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Jennifer Killinger
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WASHINGTON (May 18, 2016) –“Residents of Chicago and Cook County can recycle flexible plastic wraps and bags—a category of materials also known as ‘film’—at nearly 400 local grocery and retail stores.” That’s the message a consortium of plastics makers, manufacturers and brand owners is working to clarify after a recent change in guidelines by Chicago’s Department of Streets and Sanitation may have led to some confusion.

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“While it’s important for residents to avoid placing plastic wraps in curbside bins, that’s only half the message,” said Shari Jackson, director of the Flexible Film Recycling Group (FFRG), an organization that’s working to significantly increase film recycling across the United States.

“Residents of Cook County should know they have hundreds of local options for recycling post-use plastic wraps, bags and film,” Jackson said. “Nearly 400 local stores, such as Jewel-Osco, Target, Mariano’s, Lowe’s and many others, collect these valuable materials in bins located in store front areas.”

In fact, at-store film recycling programs are on the rise. The number of Cook County stores that collect post-use flexible wraps grew 25 percent between just 2014 and 2015.

Cook County residents can recycle a variety of post-use flexible plastic packaging through store drop-off programs, including: bags from bread, produce and dry cleaning; wraps from beverage cases, napkins, paper towels, bathroom tissue and diapers; sealable food storage bags; shipping pillows; shopping bags and bubble wrap.

“Both hard and soft plastics are widely recycled, but they are recycled differently,” explained Jackson. “The key is to remember that harder plastics, like bottles, containers and lids, go in your curbside bin, while flexible plastics, like wraps and bags, get recycled at major stores.”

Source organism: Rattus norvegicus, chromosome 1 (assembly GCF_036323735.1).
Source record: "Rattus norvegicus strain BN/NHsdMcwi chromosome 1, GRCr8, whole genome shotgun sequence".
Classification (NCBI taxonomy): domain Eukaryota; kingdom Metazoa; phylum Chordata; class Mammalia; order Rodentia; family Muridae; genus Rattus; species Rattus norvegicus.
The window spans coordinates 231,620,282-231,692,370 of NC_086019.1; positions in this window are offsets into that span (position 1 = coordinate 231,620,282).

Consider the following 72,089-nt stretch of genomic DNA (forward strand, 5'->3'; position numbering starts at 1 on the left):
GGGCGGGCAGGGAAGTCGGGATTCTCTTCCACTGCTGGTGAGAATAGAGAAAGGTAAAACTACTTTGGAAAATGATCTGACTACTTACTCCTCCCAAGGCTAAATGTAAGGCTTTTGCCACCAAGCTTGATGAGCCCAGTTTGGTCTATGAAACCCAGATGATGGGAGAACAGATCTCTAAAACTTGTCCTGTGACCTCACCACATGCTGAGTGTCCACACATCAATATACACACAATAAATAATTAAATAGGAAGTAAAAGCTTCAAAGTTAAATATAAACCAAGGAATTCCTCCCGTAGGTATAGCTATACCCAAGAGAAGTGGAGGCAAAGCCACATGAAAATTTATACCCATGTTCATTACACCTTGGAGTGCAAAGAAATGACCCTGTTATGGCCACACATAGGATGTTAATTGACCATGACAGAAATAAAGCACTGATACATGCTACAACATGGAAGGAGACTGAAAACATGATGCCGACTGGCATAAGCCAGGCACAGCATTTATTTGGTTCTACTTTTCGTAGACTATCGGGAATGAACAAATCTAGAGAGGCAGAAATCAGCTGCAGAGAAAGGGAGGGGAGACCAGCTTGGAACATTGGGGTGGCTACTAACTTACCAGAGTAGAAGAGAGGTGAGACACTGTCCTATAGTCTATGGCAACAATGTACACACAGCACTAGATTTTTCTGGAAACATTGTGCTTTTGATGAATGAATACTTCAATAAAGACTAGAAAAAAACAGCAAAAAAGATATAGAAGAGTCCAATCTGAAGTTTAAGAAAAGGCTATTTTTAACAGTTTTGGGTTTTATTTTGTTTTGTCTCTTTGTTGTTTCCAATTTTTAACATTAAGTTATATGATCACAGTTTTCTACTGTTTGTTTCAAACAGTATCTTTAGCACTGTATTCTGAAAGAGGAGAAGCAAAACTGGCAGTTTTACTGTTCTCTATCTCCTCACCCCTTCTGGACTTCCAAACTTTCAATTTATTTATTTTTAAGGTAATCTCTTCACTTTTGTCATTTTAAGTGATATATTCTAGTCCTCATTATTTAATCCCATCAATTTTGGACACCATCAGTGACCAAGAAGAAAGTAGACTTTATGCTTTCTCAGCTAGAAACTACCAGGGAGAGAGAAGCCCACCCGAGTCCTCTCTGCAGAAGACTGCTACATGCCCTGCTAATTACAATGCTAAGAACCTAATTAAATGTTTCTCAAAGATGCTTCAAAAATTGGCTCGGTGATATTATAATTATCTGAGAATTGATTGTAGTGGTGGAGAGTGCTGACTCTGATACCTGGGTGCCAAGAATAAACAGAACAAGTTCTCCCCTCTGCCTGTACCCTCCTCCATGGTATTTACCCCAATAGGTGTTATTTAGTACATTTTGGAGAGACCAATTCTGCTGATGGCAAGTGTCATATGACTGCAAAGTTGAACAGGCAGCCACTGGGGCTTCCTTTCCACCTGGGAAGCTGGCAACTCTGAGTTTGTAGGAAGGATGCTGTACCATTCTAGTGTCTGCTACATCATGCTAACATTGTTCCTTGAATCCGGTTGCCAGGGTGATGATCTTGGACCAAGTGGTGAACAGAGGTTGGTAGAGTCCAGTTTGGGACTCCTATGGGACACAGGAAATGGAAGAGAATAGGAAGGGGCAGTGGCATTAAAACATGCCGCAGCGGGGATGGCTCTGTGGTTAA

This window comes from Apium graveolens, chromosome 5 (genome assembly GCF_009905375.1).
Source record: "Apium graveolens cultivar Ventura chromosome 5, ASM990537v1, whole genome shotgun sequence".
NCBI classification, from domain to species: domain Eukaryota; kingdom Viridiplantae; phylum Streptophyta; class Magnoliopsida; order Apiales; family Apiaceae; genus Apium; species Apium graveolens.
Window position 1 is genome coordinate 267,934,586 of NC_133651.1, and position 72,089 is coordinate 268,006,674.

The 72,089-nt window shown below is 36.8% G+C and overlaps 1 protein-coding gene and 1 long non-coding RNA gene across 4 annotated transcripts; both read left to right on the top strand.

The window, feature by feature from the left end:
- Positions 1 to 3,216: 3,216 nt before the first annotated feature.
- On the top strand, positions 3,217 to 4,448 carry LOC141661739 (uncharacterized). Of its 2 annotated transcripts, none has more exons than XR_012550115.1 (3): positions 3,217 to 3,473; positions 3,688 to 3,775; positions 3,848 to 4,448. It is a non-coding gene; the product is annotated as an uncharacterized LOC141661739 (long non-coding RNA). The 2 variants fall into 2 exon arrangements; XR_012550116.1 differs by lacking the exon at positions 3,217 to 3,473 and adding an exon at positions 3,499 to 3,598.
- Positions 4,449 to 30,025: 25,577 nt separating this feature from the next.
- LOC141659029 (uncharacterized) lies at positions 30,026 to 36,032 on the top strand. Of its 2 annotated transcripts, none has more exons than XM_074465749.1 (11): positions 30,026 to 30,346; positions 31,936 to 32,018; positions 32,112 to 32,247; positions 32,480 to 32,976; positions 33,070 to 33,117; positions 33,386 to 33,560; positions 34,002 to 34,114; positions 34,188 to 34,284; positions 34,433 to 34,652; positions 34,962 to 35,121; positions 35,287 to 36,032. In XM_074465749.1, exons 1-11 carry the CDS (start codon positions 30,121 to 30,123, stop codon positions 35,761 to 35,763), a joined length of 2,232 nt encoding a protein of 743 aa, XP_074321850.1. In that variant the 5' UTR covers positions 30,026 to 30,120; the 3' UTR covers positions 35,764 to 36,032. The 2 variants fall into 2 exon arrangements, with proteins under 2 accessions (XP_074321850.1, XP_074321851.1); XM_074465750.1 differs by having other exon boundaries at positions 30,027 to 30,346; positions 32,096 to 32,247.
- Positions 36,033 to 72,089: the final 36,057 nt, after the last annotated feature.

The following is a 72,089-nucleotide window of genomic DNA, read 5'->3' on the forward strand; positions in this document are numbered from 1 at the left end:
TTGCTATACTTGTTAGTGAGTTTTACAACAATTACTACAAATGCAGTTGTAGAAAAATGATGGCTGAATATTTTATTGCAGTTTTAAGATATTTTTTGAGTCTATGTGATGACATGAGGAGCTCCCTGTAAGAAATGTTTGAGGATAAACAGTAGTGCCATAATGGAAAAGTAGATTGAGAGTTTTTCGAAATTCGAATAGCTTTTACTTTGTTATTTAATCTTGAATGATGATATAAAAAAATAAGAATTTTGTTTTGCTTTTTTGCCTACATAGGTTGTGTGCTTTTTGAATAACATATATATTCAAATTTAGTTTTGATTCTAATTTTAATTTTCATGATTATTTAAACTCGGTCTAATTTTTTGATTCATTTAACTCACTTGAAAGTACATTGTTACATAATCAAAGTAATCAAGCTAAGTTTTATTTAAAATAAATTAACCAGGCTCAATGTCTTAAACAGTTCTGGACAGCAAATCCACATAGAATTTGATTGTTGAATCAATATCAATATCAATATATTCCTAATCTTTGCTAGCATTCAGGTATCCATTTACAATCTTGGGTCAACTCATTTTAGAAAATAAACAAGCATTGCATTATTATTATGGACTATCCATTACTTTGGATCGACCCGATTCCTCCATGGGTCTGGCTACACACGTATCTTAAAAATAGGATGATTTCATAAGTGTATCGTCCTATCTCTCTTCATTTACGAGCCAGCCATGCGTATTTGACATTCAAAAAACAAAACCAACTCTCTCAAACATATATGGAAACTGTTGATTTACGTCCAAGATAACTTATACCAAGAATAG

To find the drop-off location closest to home, consumers can visit plasticfilmrecycling.org and click the “Find a Drop Off” tab to search by zip code and see a full list of plastic film items collected at store recycling programs.


Plastic film is one of the fastest growing areas of recycling with national collection growing nearly 80 percent since 2005.  At least 1.17 billion pounds of postconsumer film was recovered in 2014, and the national recycling rate for polyethylene film has grown to 17 percent, according to the most recent data from the U.S. EPA. Currently, more than 70 percent of Americans have access to a program that collects polyethylene wraps and bags, primarily at more than 18,000 grocery and retail stores across the country.

Recycled polyethylene film can become durable outdoor lumber for decks and fences, shopping carts, or new packaging.

To meet its goal of doubling film recycling by 2020, the FFRG is partnering with cities and states around the country to implement the Wrap Action Recycling Program, or WRAP. Connecticut, North Carolina and Wisconsin are official WRAP partners, with additional states close to announcing new WRAP campaigns.

Please follow WRAP campaign news on Facebook and Twitter.

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